WASHINGTON — Washington. -- These are days when even the most soured citizen of the republic would find the capital hard to resist.
The city is warm around the edges, softened by the spring air that will soon melt down into summer. For a few brief weeks, natives and tourists and even the regulars who set up pickets across from the White House fade into a landscape of cherry blossoms and magnolias. When the wind blows, petals cover sidewalks like confetti from some recent parade.
It is possible to understand, at least for a moment, why people here are so stunned to hear that some of Washington's favored citizens are leaving. It's as if the retiring class of 1992, senators and congressmen, were choosing exile from Paris to Elba, an arid place somewhere beyond the Beltway.
Every few days now, another such departure is announced. Sen. Warren Rudman is going back to New Hampshire. Sen. Kent Conrad is heading home to North Dakota. Now Sen. Timothy Wirth has said he will leave for Colorado.
The Permanent Congress looks a lot more temporary. At least seven members of the Senate won't be back. Some 45 members the House will not stand for re-election. Five more already have been defeated. Their exit lines are full of frustration. Rep. Brian Donnelly of Massachusetts may have said it best: ''I just said to heck with it.''
But each time a name is dropped from the lists, residents of the truly permanent Washington establishment -- bureaucrats and experts and media -- shake their heads. The conversation turns on the trials of Congress, the burdens of office, the trauma of redistricting.
There is much sorrowful agreement about Congress-bashing and angry voters. Indeed people here will tell you in minute insider detail why the House banking scandal is really trivial. The Conventional Wisdom clucks its sage head in understanding and sympathy.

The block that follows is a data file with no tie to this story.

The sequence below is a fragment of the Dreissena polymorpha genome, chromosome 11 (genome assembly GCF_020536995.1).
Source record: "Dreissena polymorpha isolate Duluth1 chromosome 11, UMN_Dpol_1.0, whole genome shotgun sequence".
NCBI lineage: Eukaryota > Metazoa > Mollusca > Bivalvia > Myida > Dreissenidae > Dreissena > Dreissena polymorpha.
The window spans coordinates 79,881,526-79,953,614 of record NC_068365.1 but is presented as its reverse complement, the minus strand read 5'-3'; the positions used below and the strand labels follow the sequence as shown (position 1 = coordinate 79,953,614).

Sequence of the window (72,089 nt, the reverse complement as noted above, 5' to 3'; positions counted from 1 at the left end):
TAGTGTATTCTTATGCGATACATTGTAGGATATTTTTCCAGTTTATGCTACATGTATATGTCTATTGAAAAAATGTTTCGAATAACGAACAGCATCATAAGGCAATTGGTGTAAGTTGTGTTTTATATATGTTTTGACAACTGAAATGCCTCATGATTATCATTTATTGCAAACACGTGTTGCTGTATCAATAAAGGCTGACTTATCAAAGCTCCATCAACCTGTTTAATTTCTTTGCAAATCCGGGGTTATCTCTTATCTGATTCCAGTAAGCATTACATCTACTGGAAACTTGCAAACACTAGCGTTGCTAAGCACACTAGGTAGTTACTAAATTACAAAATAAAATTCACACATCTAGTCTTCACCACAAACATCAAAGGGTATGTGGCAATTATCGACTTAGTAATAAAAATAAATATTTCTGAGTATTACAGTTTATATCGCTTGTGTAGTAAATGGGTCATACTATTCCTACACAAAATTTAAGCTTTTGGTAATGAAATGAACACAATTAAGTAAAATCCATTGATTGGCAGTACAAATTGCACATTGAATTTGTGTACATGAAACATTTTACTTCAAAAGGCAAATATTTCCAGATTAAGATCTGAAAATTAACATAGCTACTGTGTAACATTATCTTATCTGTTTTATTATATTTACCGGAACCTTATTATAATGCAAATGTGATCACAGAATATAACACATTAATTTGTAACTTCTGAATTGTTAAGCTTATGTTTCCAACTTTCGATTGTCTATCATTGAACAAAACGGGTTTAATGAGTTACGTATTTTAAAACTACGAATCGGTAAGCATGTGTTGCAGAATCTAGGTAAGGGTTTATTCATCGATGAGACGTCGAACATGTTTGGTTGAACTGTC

As a visitor, I am not quite that seduced by the April scents of this city. Nor by the allure of a professional ruling class with lifetime tenure. In the past two decades, more legislators left Congress through death than through disillusionment -- theirs and ours. If dozens of members of Congress are choosing to go home this year, if dozens more are sent home by the voters, it is hardly the premature departure of a dearly beloved.
In the 19th century, nearly half the members of each Congress were new. It was rare to serve more than two terms. Men came, did a thankless job, and went home as a matter of course. There was no bereavement and certainly no loss of prestige in that rotation.
As Benjamin Franklin wrote, without too much tongue-in-cheek: ''In free Governments, the rulers are the servants and the people their superiors and sovereigns. For the former therefore to return among the latter was not to degrade but to promote them.''
Such ''promotions'' are long overdue by now. It is no longer just the accomplished basher or the cranky constituent who has grown impatient with Congress' failure to deal with problems.
Blame the gridlock on the clogged route between the Democratic Capitol Hill and the Republican White House. Blame it on campaign financing and financiers. Blame it on the desire to please a fractured electorate. Blame it on the Capitol cocoon that isolates members from their hometowns, from the vagaries of normal banking, and even from some of the laws they pass.
Any way you cut it, the frustrations of the retiring class of '92 are shared, indeed topped, by those of the public. The irony is that for the most part, we have not been angry voters but permissive ones. Even the movement to limit terms has come with a tacit admission of our passivity: Stop us before we vote for them again.
Now it seems that the ability to lead may depend on the willingness to leave. It may depend on the desire to be a problem solver, not just a survivalist.
So this retirement party is not an occasion for mourning. As many as a hundred new legislators may move here next year and if so, let them arrive with a new message. Go, hang around awhile, avoid the seductive charm of the cherry blossoms, do something.
You can go always home again. You should go home again.
Ellen Goodman is a syndicated columnist.